Review and Meta-analysis of Couple-Oriented Interventions for Chronic Illness

Department of Human Development and Family Studies, The Pennsylvania State University, University Park, PA 16802, USA.
Annals of Behavioral Medicine (Impact Factor: 4.2). 12/2010; 40(3):325-42. DOI: 10.1007/s12160-010-9216-2
Source: PubMed


Evidence continues to build for the impact of the marital relationship on health as well as the negative impact of illness on the partner. Targeting both patient and partner may enhance the efficacy of psychosocial or behavioral interventions for chronic illness.
The purpose of this report is to present a cross-disease review of the characteristics and findings of studies evaluating couple-oriented interventions for chronic physical illness.
We conducted a qualitative review of 33 studies and meta-analyses for a subset of 25 studies.
Identified studies focused on cancer, arthritis, cardiovascular disease, chronic pain, HIV, and Type 2 diabetes. Couple interventions had significant effects on patient depressive symptoms (d = 0.18, p < 0.01, k = 20), marital functioning (d = 0.17, p < 0.01, k = 18), and pain (d = 0.19, p < 0.01, k = 14) and were more efficacious than either patient psychosocial intervention or usual care.
Couple-oriented interventions have small effects that may be strengthened by targeting partners' influence on patient health behaviors and focusing on couples with high illness-related conflict, low partner support, or low overall marital quality. Directions for future research include assessment of outcomes for both patient and partner, comparison of couple interventions to evidence-based patient interventions, and evaluation of mechanisms of change.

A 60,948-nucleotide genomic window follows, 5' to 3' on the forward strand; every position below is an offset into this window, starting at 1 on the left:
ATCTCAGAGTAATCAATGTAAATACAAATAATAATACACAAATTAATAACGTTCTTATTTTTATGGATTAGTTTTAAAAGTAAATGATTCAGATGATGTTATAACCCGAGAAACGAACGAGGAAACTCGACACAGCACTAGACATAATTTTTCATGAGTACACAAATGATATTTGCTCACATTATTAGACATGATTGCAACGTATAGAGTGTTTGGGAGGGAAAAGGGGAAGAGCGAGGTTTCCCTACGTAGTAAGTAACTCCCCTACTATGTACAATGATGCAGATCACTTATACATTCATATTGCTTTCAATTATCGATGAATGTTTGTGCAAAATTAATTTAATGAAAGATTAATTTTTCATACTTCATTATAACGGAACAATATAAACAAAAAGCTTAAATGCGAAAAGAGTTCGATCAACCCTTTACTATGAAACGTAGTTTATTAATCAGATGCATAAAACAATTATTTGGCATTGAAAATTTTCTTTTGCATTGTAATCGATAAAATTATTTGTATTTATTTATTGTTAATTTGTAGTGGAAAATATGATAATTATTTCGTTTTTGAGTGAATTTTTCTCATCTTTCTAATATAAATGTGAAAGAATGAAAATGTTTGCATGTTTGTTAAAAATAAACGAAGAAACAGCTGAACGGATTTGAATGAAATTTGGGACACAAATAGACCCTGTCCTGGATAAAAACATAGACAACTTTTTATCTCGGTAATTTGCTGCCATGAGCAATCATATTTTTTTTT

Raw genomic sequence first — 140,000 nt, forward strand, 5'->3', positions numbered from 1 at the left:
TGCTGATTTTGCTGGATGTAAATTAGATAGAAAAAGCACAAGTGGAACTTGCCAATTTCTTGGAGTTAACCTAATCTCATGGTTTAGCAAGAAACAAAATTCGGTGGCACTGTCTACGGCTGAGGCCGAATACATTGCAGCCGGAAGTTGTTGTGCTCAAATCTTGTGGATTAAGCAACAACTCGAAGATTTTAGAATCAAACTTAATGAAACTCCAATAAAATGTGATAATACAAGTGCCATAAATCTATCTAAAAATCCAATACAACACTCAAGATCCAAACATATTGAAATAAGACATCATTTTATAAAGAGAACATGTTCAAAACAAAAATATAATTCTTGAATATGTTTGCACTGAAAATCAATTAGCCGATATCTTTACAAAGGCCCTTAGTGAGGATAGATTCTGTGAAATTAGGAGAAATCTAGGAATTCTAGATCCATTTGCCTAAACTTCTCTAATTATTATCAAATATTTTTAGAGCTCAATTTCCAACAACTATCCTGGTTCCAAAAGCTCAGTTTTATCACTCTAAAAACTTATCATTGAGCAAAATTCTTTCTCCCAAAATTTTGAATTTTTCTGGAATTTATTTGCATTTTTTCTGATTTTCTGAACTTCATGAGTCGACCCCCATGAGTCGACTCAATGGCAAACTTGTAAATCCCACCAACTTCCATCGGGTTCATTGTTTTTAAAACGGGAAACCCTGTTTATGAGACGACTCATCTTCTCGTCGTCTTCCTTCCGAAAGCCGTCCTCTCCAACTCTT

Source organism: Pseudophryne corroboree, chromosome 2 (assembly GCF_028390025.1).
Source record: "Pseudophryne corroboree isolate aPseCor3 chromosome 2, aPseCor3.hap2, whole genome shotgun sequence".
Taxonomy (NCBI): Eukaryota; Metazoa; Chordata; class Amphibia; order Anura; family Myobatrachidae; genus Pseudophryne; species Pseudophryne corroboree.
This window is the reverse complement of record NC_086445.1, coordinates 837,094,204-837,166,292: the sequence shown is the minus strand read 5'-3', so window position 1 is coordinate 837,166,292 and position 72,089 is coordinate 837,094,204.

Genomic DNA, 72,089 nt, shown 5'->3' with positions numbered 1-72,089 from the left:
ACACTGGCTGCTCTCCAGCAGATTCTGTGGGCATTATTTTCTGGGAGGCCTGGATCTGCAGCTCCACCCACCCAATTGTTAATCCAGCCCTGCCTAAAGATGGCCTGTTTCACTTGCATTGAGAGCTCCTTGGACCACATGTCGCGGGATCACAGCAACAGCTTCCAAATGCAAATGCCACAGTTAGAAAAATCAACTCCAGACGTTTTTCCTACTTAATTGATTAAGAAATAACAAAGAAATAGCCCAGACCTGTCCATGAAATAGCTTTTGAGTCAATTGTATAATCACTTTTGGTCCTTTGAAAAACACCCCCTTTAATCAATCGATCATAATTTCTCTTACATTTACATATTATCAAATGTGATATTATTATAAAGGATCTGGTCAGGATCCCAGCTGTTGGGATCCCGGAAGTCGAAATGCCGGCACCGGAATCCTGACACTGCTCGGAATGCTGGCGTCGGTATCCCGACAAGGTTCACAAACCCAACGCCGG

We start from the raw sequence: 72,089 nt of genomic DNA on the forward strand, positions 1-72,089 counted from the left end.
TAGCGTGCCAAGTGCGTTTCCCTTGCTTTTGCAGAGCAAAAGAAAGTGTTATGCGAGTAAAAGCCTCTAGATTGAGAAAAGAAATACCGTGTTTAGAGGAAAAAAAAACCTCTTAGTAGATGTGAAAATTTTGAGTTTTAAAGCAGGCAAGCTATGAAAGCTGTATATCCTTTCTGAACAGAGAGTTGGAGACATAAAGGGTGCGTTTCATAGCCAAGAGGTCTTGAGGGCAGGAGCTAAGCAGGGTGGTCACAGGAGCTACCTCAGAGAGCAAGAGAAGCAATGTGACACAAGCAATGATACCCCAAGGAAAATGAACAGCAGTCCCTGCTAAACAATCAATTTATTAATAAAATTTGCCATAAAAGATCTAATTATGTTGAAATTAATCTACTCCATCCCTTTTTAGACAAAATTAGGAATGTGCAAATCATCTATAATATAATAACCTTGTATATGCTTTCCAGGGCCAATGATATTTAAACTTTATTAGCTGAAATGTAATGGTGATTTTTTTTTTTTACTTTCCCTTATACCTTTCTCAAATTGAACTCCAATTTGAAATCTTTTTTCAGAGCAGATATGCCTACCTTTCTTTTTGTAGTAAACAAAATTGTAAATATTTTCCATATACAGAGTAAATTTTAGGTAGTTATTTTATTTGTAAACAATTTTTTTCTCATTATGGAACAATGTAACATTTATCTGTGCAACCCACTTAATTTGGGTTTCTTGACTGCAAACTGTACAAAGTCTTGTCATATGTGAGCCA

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    • "This could be explained by the patients' dependence on the spouse. However , with the spouses' support, patients with heart failure had better lifestyle adaptation and medication adherence (Molloy et al. 2005, Martire et al. 2010). Moreover, married patients had significantly longer event-free survival than non-married patients, and those with a 'high quality marriage' had significantly better survival after four years of follow-up than their counterparts (Rohrbaugh et al. 2004). "
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    • "Although research findings and system theories suggest that chronic illness has an impact on the family as a unit, the health care system is typically patient focused and family systems needs are notably unmet. Recently published reviews of family interventions [8] [9] [10] [11] [12] [13] [14] show that interventions provided by health care often are characterized as psychoeducational versus relationship focused. Additionally, interventions are mostly directed towards the individual family member or "
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